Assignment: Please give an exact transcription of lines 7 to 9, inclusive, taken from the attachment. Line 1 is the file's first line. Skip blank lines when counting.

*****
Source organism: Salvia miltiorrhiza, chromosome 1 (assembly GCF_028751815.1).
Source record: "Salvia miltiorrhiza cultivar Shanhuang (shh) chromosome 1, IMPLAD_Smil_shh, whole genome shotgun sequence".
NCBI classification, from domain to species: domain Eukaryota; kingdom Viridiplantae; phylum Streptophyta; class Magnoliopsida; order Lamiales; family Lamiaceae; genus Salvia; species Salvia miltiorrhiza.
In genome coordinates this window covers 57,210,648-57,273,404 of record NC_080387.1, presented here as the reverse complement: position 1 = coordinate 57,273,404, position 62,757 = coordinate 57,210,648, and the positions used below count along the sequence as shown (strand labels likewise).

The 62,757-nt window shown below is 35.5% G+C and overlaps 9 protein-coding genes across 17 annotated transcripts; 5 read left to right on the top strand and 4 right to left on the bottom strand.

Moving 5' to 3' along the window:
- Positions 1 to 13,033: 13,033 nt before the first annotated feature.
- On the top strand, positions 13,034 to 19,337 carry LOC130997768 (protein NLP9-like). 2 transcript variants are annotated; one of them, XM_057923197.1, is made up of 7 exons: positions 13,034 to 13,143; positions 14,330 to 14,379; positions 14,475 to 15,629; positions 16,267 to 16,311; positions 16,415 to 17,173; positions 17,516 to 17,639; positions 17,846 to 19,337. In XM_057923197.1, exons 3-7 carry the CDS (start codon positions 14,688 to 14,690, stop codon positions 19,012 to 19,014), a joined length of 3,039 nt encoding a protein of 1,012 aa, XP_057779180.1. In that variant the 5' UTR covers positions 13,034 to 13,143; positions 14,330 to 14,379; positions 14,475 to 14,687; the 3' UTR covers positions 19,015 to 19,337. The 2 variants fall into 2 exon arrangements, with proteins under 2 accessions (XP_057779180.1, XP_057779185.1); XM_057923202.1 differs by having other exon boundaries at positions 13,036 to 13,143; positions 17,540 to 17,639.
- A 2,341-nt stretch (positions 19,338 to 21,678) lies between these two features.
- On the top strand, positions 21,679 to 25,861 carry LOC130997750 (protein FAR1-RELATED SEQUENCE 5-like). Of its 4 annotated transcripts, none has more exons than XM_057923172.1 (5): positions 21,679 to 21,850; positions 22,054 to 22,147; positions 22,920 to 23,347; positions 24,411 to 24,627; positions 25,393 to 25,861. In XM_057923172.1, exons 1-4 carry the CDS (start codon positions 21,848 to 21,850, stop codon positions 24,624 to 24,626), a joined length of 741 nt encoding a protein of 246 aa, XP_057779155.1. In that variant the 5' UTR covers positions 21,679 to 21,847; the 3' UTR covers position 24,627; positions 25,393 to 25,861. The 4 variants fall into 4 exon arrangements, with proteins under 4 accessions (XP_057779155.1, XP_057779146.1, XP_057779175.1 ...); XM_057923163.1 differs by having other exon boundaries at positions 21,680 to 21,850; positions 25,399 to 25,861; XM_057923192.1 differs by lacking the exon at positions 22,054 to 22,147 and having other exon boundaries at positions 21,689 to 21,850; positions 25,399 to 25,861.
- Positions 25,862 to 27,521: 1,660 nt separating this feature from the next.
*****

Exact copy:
- Positions 1 to 13,033: 13,033 nt before the first annotated feature.
- On the top strand, positions 13,034 to 19,337 carry LOC130997768 (protein NLP9-like). 2 transcript variants are annotated; one of them, XM_057923197.1, is made up of 7 exons: positions 13,034 to 13,143; positions 14,330 to 14,379; positions 14,475 to 15,629; positions 16,267 to 16,311; positions 16,415 to 17,173; positions 17,516 to 17,639; positions 17,846 to 19,337. In XM_057923197.1, exons 3-7 carry the CDS (start codon positions 14,688 to 14,690, stop codon positions 19,012 to 19,014), a joined length of 3,039 nt encoding a protein of 1,012 aa, XP_057779180.1. In that variant the 5' UTR covers positions 13,034 to 13,143; positions 14,330 to 14,379; positions 14,475 to 14,687; the 3' UTR covers positions 19,015 to 19,337. The 2 variants fall into 2 exon arrangements, with proteins under 2 accessions (XP_057779180.1, XP_057779185.1); XM_057923202.1 differs by having other exon boundaries at positions 13,036 to 13,143; positions 17,540 to 17,639.
- A 2,341-nt stretch (positions 19,338 to 21,678) lies between these two features.